A rapid and accurate molecular fluorescence imaging technique will greatly reduce cancer mortality by overcoming the detection limit of the naked eye in colonoscopy. Two imaging probes are reported that can be co-used for colonoscopic diagnosis: a fluorescent molecular probe, cresyl violet-glutamic acid derivative, that ratiometrically switches between two fluorescent colors in response to the enzyme activity of λ-glutamyltranspeptidase and an antibody quantum dot probe that is a conjugate of biocompatible AgInS2 quantum dot with matrix metalloproteinase 14 antibodies. Validity of the probes is confirmed using human colon cancer cell lines, ex vivo mouse model tissues, and patient tumor colon tissues in which the tumor lesions are well-visualized in less than five minutes. Co-application of the two probes onto fresh colon tissues affords accurate visualization of carcinomas and also hyperplasia and adenoma regions. Fresh human colon adenoma tissues are also valuated, where the two probes show complementary diagnoses of cancer. Two-photon microscopy shows the time-dependent depth profiles of the two probes. Both rapidly permeate and populate most at 10-20 μm from the surface. Extensive toxicity studies are performed for the two probes at cellular level and also at the organ level using a small animal model.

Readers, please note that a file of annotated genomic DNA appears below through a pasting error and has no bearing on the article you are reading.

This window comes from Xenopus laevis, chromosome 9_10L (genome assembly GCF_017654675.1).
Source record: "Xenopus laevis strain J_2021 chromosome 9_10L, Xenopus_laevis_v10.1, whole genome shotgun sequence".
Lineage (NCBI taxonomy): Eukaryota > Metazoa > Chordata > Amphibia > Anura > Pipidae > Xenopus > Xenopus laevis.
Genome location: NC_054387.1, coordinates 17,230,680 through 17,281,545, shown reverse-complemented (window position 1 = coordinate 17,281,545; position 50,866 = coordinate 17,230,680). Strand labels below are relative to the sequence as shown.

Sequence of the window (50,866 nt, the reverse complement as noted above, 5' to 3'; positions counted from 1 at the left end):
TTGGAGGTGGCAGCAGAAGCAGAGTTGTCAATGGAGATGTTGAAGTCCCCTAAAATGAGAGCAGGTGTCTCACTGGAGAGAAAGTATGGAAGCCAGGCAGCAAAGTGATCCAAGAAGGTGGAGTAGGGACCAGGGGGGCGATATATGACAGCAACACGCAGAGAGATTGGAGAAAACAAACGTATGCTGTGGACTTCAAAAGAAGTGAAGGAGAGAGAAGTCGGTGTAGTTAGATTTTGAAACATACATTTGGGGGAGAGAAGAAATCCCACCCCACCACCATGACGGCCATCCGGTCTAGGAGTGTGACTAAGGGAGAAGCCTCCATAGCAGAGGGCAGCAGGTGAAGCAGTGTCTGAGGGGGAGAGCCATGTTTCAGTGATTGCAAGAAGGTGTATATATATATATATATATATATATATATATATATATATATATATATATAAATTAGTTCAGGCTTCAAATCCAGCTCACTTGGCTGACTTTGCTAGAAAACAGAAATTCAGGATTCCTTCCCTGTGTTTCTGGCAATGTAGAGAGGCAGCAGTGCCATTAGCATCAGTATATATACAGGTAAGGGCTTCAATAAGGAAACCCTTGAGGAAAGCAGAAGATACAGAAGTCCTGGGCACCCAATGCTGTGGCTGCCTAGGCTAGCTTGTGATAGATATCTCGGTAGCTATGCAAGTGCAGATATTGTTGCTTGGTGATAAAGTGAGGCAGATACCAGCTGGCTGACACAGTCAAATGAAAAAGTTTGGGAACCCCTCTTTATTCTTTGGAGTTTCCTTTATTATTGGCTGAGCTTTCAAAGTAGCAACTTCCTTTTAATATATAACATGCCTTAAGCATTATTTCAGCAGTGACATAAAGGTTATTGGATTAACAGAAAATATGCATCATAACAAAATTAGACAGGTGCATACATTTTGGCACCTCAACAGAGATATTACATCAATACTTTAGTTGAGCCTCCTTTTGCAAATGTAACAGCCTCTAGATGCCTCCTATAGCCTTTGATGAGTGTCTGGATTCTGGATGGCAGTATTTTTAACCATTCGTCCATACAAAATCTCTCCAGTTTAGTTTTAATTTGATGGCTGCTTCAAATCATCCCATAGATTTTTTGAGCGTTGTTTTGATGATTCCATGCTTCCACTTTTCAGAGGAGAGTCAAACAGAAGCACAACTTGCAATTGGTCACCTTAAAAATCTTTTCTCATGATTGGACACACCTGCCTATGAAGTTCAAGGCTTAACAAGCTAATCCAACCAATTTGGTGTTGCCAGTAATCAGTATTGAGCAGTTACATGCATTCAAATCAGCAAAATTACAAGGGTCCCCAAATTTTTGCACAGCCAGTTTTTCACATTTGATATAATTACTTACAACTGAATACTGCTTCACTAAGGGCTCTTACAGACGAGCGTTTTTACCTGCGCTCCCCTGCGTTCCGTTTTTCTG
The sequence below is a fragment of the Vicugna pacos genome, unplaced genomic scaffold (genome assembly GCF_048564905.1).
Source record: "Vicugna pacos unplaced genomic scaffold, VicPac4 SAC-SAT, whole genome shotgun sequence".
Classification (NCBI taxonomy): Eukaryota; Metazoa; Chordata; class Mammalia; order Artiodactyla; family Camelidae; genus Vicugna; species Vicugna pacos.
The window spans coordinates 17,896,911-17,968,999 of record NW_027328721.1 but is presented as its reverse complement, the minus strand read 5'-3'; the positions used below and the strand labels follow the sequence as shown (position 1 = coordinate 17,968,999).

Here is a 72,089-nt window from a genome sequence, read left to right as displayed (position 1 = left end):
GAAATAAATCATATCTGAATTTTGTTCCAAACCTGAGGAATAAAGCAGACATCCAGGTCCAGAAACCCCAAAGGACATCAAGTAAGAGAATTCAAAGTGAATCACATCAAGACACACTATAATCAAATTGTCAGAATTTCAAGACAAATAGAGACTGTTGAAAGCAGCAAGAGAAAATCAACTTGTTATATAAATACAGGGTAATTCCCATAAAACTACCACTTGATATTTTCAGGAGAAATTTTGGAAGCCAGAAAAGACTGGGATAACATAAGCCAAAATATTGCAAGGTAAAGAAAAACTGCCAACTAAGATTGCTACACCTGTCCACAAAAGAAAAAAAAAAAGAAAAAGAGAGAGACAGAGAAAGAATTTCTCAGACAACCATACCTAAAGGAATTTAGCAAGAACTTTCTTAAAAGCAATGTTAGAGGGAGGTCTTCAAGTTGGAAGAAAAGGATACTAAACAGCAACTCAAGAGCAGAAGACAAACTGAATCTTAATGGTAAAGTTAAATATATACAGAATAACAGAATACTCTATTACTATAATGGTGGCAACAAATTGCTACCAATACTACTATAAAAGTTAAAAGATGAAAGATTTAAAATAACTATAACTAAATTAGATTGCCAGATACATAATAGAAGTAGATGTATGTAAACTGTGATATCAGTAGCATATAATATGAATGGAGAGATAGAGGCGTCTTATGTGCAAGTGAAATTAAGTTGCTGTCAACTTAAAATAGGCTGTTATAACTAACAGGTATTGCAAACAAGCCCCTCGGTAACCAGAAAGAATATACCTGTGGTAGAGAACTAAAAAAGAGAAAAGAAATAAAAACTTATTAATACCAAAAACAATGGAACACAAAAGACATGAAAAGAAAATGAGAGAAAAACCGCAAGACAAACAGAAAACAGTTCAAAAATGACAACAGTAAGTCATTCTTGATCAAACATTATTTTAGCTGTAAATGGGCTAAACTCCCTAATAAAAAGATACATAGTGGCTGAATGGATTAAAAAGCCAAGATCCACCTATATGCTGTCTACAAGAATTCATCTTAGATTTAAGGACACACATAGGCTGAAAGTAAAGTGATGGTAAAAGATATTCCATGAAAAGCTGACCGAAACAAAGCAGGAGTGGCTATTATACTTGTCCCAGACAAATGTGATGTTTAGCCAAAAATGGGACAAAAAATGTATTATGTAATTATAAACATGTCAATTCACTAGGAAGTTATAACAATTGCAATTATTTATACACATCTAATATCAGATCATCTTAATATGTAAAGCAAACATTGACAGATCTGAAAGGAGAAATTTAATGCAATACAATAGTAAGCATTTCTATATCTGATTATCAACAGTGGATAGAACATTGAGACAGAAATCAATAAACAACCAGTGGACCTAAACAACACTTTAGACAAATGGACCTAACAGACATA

Keywords : colon cancer; endoscopy; quantum dots; ratiometric fluorescence probes; tumor imaging